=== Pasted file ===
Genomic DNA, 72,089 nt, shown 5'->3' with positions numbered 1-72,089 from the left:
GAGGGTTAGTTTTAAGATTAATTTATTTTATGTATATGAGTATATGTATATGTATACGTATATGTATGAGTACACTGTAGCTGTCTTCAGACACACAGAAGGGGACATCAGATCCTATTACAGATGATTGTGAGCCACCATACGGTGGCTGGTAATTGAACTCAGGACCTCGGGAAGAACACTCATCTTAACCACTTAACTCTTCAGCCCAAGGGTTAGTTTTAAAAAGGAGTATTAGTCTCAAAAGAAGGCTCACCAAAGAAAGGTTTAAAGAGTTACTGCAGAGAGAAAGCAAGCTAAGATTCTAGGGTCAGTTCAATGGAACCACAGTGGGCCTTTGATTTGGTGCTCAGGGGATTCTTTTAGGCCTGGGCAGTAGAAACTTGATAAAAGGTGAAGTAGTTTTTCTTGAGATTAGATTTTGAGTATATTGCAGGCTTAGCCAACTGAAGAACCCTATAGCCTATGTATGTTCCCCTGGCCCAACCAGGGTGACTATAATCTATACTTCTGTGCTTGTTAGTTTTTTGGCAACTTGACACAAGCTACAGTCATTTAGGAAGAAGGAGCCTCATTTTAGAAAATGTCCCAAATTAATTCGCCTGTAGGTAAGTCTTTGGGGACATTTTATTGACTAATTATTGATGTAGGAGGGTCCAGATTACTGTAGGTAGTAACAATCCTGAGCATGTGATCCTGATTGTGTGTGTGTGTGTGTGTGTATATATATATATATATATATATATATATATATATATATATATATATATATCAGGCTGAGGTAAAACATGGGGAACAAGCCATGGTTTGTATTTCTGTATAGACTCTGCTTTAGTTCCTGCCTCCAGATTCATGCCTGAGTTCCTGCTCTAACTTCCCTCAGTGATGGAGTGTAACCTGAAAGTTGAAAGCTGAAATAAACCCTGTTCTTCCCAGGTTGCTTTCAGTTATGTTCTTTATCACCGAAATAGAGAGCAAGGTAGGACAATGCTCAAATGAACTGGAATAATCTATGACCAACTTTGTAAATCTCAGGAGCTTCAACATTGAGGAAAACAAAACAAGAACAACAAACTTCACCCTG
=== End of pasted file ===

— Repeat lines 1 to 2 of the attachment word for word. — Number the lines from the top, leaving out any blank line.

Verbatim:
Genomic DNA, 72,089 nt, shown 5'->3' with positions numbered 1-72,089 from the left:
GAGGGTTAGTTTTAAGATTAATTTATTTTATGTATATGAGTATATGTATATGTATACGTATATGTATGAGTACACTGTAGCTGTCTTCAGACACACAGAAGGGGACATCAGATCCTATTACAGATGATTGTGAGCCACCATACGGTGGCTGGTAATTGAACTCAGGACCTCGGGAAGAACACTCATCTTAACCACTTAACTCTTCAGCCCAAGGGTTAGTTTTAAAAAGGAGTATTAGTCTCAAAAGAAGGCTCACCAAAGAAAGGTTTAAAGAGTTACTGCAGAGAGAAAGCAAGCTAAGATTCTAGGGTCAGTTCAATGGAACCACAGTGGGCCTTTGATTTGGTGCTCAGGGGATTCTTTTAGGCCTGGGCAGTAGAAACTTGATAAAAGGTGAAGTAGTTTTTCTTGAGATTAGATTTTGAGTATATTGCAGGCTTAGCCAACTGAAGAACCCTATAGCCTATGTATGTTCCCCTGGCCCAACCAGGGTGACTATAATCTATACTTCTGTGCTTGTTAGTTTTTTGGCAACTTGACACAAGCTACAGTCATTTAGGAAGAAGGAGCCTCATTTTAGAAAATGTCCCAAATTAATTCGCCTGTAGGTAAGTCTTTGGGGACATTTTATTGACTAATTATTGATGTAGGAGGGTCCAGATTACTGTAGGTAGTAACAATCCTGAGCATGTGATCCTGATTGTGTGTGTGTGTGTGTGTGTATATATATATATATATATATATATATATATATATATATATATATATATATCAGGCTGAGGTAAAACATGGGGAACAAGCCATGGTTTGTATTTCTGTATAGACTCTGCTTTAGTTCCTGCCTCCAGATTCATGCCTGAGTTCCTGCTCTAACTTCCCTCAGTGATGGAGTGTAACCTGAAAGTTGAAAGCTGAAATAAACCCTGTTCTTCCCAGGTTGCTTTCAGTTATGTTCTTTATCACCGAAATAGAGAGCAAGGTAGGACAATGCTCAAATGAACTGGAATAATCTATGACCAACTTTGTAAATCTCAGGAGCTTCAACATTGAGGAAAACAAAACAAGAACAACAAACTTCACCCTG